FilmOn X LLC originally filed a declaratory judgment action against Window to the World Communications Inc. (WTTW) in 2013, seeking a ruling that the technology FilmOn X used to enable its subscribers to access WTTW’s broadcast programming from an Internet-enabled device did not infringe any WTTW copyrights. WTTW counterclaimed for copyright infringement.
Following the U.S. Supreme Court’s decision in American Broadcasting Companies, Inc. v. Aereo, Inc. in 2014, FilmOn X filed an amended complaint arguing that it was entitled to a compulsory license as a “cable system” under Section 111 of the Copyright Act. The parties cross-moved for partial summary judgment.
Concurring with court rulings in related cases in the Southern District of New York and the District of Columbia, the district court held that FilmOn X’s Internet-based retransmission service did not meet the definition of a “cable system” under Section 111(f)(3) of the Copyright Act, and is therefore not entitled to a Section 111 compulsory license.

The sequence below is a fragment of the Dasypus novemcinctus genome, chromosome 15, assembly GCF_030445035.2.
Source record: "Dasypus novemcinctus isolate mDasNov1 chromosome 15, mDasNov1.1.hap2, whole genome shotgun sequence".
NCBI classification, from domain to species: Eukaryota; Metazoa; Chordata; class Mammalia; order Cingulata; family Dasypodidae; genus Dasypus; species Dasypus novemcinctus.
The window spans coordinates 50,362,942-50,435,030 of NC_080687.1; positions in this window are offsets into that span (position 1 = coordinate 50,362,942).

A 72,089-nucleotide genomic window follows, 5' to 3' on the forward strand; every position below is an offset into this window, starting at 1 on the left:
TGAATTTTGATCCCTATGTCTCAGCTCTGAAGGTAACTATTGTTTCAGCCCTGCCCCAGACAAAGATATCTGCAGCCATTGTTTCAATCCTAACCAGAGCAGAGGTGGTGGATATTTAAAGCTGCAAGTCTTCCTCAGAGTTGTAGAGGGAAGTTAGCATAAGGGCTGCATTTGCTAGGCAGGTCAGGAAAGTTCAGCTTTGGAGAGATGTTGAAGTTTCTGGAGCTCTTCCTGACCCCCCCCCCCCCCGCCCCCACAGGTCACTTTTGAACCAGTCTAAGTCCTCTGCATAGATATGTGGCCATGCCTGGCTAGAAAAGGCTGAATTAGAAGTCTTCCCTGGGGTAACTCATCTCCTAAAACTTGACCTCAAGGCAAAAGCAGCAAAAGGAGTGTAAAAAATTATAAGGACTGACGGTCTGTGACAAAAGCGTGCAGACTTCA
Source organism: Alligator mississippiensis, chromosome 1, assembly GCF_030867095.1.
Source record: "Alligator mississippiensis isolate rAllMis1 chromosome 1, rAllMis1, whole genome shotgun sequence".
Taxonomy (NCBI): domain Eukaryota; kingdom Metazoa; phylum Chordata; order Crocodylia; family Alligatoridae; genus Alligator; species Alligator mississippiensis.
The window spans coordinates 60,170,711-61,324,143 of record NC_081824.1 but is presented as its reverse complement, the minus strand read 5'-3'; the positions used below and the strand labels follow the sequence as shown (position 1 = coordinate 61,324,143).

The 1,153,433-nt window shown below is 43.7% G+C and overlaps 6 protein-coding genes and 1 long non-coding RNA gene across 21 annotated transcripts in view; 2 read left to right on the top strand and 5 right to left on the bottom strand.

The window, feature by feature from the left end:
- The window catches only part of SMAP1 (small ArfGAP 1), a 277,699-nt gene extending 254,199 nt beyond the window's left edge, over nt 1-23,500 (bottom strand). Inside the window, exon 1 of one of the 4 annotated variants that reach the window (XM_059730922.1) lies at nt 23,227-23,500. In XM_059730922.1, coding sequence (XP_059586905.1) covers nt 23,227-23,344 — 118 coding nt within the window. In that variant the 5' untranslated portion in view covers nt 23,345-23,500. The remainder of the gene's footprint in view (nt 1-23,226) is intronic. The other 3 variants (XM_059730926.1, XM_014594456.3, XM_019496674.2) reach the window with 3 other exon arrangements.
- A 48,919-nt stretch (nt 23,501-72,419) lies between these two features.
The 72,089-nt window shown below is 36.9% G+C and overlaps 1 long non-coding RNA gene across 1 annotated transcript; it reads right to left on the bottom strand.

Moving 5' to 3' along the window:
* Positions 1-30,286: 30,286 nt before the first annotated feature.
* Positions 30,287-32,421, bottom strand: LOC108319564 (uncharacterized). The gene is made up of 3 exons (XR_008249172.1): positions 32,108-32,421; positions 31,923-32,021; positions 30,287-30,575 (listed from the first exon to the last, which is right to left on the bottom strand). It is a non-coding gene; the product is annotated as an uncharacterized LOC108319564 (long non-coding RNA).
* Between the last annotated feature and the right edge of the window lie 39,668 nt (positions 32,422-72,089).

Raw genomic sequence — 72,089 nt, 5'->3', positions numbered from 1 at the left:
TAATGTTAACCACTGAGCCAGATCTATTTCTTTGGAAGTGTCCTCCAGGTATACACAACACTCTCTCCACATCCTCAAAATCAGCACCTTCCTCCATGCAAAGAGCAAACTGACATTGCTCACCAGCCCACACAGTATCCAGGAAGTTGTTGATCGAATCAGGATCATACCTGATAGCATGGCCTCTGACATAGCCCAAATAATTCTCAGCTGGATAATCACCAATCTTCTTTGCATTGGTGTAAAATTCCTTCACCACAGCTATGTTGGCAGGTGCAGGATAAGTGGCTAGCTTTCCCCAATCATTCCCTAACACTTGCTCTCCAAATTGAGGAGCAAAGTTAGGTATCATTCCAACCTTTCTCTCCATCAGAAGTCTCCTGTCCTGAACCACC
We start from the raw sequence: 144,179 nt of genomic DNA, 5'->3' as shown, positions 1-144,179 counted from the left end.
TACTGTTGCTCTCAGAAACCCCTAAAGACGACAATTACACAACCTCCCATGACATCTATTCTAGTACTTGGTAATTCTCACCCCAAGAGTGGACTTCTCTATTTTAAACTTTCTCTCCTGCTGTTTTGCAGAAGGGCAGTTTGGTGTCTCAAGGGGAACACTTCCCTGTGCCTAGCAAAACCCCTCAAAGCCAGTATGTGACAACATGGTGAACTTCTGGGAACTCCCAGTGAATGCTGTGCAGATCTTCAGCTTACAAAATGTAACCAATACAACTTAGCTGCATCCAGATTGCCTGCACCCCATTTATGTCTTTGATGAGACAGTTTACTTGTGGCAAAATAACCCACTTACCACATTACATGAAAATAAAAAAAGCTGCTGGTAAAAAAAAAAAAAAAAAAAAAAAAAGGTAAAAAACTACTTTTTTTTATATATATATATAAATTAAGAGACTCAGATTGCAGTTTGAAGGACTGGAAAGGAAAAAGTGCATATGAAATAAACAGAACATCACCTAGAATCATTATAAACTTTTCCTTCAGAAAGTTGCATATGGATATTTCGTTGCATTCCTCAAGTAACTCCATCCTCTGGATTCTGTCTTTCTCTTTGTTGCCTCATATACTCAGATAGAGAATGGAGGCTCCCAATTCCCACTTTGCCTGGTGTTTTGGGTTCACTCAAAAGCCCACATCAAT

Section 111’s definition of a “cable system” requires a “facility” that (1) “receives signals transmitted or programs broadcast” and (2) “makes secondary transmission of such signals or programs by wires, cables, microwave, or other communications channels to subscribing members of the public.” FilmOn X met the definition’s first requirement because the system received “programming made by network stations,” but failed to meet the definition’s second requirement because FilmOn X’s “facility” makes secondary transmissions to the Internet as opposed to sending them directly to the subscribers’ digital device.
The Illinois district court also concluded that FilmOn X’s Internet system “fails to encompass the distribution medium and does not retransmit the signals directly to the subscriber” and therefore does not qualify as a “cable system” under Section 111(f)(3).